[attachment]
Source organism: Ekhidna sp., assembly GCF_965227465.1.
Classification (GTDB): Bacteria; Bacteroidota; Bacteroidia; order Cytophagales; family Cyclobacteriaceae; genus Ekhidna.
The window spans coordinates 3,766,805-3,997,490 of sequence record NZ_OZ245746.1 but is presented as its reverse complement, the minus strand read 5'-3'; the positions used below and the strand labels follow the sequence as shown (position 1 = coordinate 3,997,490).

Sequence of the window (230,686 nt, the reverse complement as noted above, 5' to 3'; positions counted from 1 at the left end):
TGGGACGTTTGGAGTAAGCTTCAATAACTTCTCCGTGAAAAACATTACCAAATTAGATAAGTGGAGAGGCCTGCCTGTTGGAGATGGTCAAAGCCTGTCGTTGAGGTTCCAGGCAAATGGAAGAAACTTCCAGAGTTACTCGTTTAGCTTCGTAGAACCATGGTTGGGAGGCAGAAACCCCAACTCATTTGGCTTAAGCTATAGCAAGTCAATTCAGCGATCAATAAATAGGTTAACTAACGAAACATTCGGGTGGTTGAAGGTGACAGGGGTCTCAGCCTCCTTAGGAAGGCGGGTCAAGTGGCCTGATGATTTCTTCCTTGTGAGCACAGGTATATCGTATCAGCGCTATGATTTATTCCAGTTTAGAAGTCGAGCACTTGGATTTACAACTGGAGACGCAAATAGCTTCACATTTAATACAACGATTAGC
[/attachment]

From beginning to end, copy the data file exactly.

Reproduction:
Source organism: Ekhidna sp., assembly GCF_965227465.1.
Classification (GTDB): Bacteria; Bacteroidota; Bacteroidia; order Cytophagales; family Cyclobacteriaceae; genus Ekhidna.
The window spans coordinates 3,766,805-3,997,490 of sequence record NZ_OZ245746.1 but is presented as its reverse complement, the minus strand read 5'-3'; the positions used below and the strand labels follow the sequence as shown (position 1 = coordinate 3,997,490).

Sequence of the window (230,686 nt, the reverse complement as noted above, 5' to 3'; positions counted from 1 at the left end):
TGGGACGTTTGGAGTAAGCTTCAATAACTTCTCCGTGAAAAACATTACCAAATTAGATAAGTGGAGAGGCCTGCCTGTTGGAGATGGTCAAAGCCTGTCGTTGAGGTTCCAGGCAAATGGAAGAAACTTCCAGAGTTACTCGTTTAGCTTCGTAGAACCATGGTTGGGAGGCAGAAACCCCAACTCATTTGGCTTAAGCTATAGCAAGTCAATTCAGCGATCAATAAATAGGTTAACTAACGAAACATTCGGGTGGTTGAAGGTGACAGGGGTCTCAGCCTCCTTAGGAAGGCGGGTCAAGTGGCCTGATGATTTCTTCCTTGTGAGCACAGGTATATCGTATCAGCGCTATGATTTATTCCAGTTTAGAAGTCGAGCACTTGGATTTACAACTGGAGACGCAAATAGCTTCACATTTAATACAACGATTAGC